At the Maryland Poison Center (MPC), we talk a lot about poisons that are swallowed. But did you know we manage other types of poison exposures, too? Let’s look at other ways a person can be exposed to a poison, such as inhalation exposures. These exposures usually involve breathing in a gas, vapor, or other substance through the nose or mouth.
Inhalation exposures can happen in the home, at work, or in public areas. The MPC manages approximately 1,900 such exposures each year. Below, we review what to do if an inhalation exposure happens, as well as some common products we receive calls about.
First Aid for Inhalation Exposures
If you or someone you know inhales a product, follow these first aid steps:
- Get the person to fresh air to avoid breathing in the fumes.
- If possible, open doors and windows and turn on a fan.
- Call the Maryland Poison Center at 1-800-222-1222.
Common Substances Linked to Skin Exposures
Fumes, Gases, and Vapors
Carbon Monoxide (CO)
CO is a colorless and odorless gas. It has the nickname “silent killer”, which is scary but appropriate considering the dangers CO poisoning bring. The signs and symptoms of CO poisoning mimic the flu- dizziness, headache, and vomiting. More information can be found on our previously published Carbon Monoxide blog. We also have a one-page information sheet on CO available on our website.
Chlorine gas can come from swimming pool chlorine or mixing bleach with cleaning products. It is important to follow directions on pool chlorine products exactly as written. If the product has been sitting for a while, opening the lid quickly can cause the product to come out quickly. Be sure to use and open these products in a well-ventilated area or outside.
Using bleach and other cleaning products together can create chlorine gas if the products are used incorrectly. When using multiple products to clean, apply one product, rinse it away completely, then use the next product.
Chloramine gas is created when bleach and ammonia are mixed together. Do not use these products together. If you need to use both products on the same area, use one product, rinse it away completely, then use the next product.
Methane and Natural Gas
Methane is found in natural gas. If you have gas appliances in your home or at work, they may leak natural gas when not working correctly. Methane gas can also be found on farms. Livestock waste can produce this gas, as well as when waste is kept for a long period of time in a landfill.
The smell from using household cleaning products can sometimes be overwhelming or unpleasant. When cleaning, do not close off the area where you are working. Open a door and window and turn on a fan. If the smell becomes too much, get some fresh air and return to the area later. As mentioned above, there are some products that when mixed cause harmful gases. When using more than one cleaning product, rinse the first product away completely before using a second product.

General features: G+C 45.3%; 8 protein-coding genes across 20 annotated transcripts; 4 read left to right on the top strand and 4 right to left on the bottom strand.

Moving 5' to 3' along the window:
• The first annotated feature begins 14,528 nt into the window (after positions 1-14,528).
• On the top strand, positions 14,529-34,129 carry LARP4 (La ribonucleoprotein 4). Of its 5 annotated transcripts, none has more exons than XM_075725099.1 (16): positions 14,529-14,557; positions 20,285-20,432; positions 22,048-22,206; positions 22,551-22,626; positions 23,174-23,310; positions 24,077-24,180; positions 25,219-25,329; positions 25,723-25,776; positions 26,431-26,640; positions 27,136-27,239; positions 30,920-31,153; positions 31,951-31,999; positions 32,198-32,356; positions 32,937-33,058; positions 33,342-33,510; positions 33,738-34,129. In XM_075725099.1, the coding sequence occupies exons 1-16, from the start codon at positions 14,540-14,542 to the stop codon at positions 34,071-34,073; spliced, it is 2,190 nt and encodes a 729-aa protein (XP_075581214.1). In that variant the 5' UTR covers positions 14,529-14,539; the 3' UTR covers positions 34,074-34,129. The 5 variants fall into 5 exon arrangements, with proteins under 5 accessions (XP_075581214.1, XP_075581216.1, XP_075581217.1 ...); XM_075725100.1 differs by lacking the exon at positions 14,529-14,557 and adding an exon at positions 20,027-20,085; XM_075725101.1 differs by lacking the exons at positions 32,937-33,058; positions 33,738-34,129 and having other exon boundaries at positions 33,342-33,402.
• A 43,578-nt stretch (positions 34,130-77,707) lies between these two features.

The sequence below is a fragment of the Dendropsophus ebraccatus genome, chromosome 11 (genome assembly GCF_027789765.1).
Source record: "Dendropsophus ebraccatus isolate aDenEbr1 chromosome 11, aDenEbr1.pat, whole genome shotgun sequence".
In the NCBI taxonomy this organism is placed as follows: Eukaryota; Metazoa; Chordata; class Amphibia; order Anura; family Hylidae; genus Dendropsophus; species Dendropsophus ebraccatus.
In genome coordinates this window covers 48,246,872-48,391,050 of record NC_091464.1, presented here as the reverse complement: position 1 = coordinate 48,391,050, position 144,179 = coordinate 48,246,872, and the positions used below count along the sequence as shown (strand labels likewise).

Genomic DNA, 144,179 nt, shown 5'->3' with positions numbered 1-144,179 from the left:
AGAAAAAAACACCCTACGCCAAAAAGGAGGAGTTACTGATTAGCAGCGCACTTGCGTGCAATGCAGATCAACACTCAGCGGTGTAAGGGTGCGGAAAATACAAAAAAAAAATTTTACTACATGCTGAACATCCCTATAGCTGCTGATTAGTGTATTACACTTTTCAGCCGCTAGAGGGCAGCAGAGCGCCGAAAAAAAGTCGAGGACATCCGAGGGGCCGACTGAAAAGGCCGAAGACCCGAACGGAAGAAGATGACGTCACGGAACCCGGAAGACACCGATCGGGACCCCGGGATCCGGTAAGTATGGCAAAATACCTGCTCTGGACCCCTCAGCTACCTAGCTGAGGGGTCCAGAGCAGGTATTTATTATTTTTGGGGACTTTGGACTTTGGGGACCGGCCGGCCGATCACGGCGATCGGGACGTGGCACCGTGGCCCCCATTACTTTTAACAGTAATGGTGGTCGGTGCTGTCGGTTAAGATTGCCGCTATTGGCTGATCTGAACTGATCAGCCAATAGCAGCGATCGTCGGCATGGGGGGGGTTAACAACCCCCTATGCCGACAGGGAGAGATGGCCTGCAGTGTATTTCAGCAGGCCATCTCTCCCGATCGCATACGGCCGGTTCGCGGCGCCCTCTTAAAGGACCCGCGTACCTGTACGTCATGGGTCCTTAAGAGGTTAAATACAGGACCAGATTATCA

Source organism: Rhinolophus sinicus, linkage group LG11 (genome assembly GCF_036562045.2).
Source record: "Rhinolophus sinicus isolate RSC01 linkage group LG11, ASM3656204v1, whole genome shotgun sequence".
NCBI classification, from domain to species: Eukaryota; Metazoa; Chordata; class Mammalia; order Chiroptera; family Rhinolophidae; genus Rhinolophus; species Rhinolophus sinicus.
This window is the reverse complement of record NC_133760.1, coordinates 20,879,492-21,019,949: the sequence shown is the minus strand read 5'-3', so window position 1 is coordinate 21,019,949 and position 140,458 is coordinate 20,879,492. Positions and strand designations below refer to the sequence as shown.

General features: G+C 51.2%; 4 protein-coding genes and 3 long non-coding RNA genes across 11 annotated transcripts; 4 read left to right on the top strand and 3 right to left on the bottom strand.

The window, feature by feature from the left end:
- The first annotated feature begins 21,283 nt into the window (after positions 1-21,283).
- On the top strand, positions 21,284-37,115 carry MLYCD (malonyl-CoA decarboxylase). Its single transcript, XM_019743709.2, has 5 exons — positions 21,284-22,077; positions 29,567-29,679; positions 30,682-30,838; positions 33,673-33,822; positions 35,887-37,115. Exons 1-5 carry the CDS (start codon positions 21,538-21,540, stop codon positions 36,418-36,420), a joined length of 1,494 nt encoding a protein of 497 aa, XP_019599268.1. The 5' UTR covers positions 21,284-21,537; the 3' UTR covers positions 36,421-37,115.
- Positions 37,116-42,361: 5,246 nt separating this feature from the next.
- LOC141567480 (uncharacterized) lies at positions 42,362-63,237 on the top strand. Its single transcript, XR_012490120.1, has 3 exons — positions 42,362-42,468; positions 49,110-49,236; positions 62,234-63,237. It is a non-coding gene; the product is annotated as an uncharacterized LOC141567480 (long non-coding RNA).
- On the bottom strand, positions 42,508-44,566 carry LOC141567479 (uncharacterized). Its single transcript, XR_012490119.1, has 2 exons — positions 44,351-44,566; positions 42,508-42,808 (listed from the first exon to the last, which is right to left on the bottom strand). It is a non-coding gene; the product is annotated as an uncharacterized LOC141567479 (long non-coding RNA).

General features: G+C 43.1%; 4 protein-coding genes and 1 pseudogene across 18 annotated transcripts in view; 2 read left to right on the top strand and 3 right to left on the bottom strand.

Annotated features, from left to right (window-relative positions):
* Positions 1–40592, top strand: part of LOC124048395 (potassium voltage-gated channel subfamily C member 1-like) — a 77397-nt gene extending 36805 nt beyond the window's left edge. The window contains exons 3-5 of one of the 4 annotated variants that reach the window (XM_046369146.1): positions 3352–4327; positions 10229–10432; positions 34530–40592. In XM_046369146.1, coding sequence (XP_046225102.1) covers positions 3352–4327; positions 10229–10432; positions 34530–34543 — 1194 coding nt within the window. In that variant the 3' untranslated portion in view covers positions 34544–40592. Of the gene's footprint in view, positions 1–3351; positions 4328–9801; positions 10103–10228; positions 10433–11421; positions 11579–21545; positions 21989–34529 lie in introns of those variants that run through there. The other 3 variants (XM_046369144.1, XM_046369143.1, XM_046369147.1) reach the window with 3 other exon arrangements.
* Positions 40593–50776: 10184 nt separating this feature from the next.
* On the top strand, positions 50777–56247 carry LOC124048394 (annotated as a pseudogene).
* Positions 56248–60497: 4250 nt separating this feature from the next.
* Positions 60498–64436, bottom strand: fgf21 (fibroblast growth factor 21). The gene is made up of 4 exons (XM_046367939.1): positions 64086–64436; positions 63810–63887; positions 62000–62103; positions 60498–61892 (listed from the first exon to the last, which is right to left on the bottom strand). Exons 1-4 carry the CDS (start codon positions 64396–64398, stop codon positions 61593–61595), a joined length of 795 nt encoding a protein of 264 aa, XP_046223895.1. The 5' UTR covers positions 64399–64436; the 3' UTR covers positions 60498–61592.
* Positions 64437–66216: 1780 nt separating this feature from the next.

Stimulants and Street Drugs
Some stimulants and street drugs are used by inhaling the product. This includes heroin, cocaine, and marijuana. If someone has inhaled a stimulant or street drug and is not breathing, unconscious, or having a seizure, call 911 right away. If someone is experiencing unexpected effects from a stimulant or street drug exposure, call the MPC right away at 1-800-222-1222.
When spraying pesticides, the smell can become overwhelming. If you are using a product indoors, open a door or window or turn on a fan if the smell becomes overwhelming. If using a product outside and the smell becomes overwhelming, move to a different area for fresh air. It is important to change your clothes after spraying pesticides. Residue on your clothing can lead to an ongoing exposure.
Freon and gasoline are two types of hydrocarbons. Freon is a gas used in air conditioners. When handling freon products, follow the directions exactly as stated on the products. Gasoline is a common product people use every day. The smell of gasoline can become overwhelming. Gasoline spills should be rinsed thoroughly with water right away. If gasoline is splashed or spilled on clothing, you should change your clothes to prevent continued exposure to the fumes.
A foreign body that is placed in or up the nose is technically considered an inhaled product at the MPC. Children love to put things in their noses, and sometimes they can get stuck!
If you suspect that you or someone else has experienced an inhalation exposure, call the poison center after performing the above first aid steps. The MPC is open 24 hours a day, seven days a week, 365 days a year. The call is free and confidential and will be handled by. You can always reach a specially trained pharmacist or nurse. Call us at 1-800-222-1222.